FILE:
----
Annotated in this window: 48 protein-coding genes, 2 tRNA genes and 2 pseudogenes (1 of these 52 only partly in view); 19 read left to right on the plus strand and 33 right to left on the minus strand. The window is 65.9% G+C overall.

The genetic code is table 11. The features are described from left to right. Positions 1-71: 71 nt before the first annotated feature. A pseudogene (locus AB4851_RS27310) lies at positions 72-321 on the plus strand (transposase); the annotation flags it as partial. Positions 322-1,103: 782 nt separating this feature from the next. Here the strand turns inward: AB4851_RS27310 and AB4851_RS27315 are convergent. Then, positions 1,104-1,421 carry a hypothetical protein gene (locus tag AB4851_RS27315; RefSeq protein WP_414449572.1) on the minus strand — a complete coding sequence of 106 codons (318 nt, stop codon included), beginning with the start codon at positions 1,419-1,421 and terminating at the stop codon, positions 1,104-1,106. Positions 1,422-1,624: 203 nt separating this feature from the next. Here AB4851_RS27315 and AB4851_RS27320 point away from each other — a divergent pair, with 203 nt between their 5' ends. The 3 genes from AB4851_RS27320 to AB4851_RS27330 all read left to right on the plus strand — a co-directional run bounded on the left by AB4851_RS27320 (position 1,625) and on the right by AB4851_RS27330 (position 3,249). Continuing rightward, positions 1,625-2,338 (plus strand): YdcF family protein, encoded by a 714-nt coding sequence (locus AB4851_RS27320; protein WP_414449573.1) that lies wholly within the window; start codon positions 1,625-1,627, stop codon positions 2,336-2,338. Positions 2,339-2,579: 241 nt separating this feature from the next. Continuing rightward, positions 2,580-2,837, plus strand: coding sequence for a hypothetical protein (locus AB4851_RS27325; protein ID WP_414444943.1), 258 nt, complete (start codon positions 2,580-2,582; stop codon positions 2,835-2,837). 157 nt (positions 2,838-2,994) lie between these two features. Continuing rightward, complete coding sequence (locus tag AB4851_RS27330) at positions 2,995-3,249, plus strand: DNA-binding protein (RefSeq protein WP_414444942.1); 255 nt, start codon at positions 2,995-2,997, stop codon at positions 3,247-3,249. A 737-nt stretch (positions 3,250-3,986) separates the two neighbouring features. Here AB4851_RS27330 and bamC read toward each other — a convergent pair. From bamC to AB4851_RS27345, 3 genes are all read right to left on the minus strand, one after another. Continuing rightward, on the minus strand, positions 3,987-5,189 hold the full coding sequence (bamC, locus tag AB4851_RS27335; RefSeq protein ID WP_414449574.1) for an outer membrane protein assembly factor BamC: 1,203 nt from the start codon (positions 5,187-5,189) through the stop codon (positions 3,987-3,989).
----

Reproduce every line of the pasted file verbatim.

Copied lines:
Annotated in this window: 48 protein-coding genes, 2 tRNA genes and 2 pseudogenes (1 of these 52 only partly in view); 19 read left to right on the plus strand and 33 right to left on the minus strand. The window is 65.9% G+C overall.

The genetic code is table 11. The features are described from left to right. Positions 1-71: 71 nt before the first annotated feature. A pseudogene (locus AB4851_RS27310) lies at positions 72-321 on the plus strand (transposase); the annotation flags it as partial. Positions 322-1,103: 782 nt separating this feature from the next. Here the strand turns inward: AB4851_RS27310 and AB4851_RS27315 are convergent. Then, positions 1,104-1,421 carry a hypothetical protein gene (locus tag AB4851_RS27315; RefSeq protein WP_414449572.1) on the minus strand — a complete coding sequence of 106 codons (318 nt, stop codon included), beginning with the start codon at positions 1,419-1,421 and terminating at the stop codon, positions 1,104-1,106. Positions 1,422-1,624: 203 nt separating this feature from the next. Here AB4851_RS27315 and AB4851_RS27320 point away from each other — a divergent pair, with 203 nt between their 5' ends. The 3 genes from AB4851_RS27320 to AB4851_RS27330 all read left to right on the plus strand — a co-directional run bounded on the left by AB4851_RS27320 (position 1,625) and on the right by AB4851_RS27330 (position 3,249). Continuing rightward, positions 1,625-2,338 (plus strand): YdcF family protein, encoded by a 714-nt coding sequence (locus AB4851_RS27320; protein WP_414449573.1) that lies wholly within the window; start codon positions 1,625-1,627, stop codon positions 2,336-2,338. Positions 2,339-2,579: 241 nt separating this feature from the next. Continuing rightward, positions 2,580-2,837, plus strand: coding sequence for a hypothetical protein (locus AB4851_RS27325; protein ID WP_414444943.1), 258 nt, complete (start codon positions 2,580-2,582; stop codon positions 2,835-2,837). 157 nt (positions 2,838-2,994) lie between these two features. Continuing rightward, complete coding sequence (locus tag AB4851_RS27330) at positions 2,995-3,249, plus strand: DNA-binding protein (RefSeq protein WP_414444942.1); 255 nt, start codon at positions 2,995-2,997, stop codon at positions 3,247-3,249. A 737-nt stretch (positions 3,250-3,986) separates the two neighbouring features. Here AB4851_RS27330 and bamC read toward each other — a convergent pair. From bamC to AB4851_RS27345, 3 genes are all read right to left on the minus strand, one after another. Continuing rightward, on the minus strand, positions 3,987-5,189 hold the full coding sequence (bamC, locus tag AB4851_RS27335; RefSeq protein ID WP_414449574.1) for an outer membrane protein assembly factor BamC: 1,203 nt from the start codon (positions 5,187-5,189) through the stop codon (positions 3,987-3,989).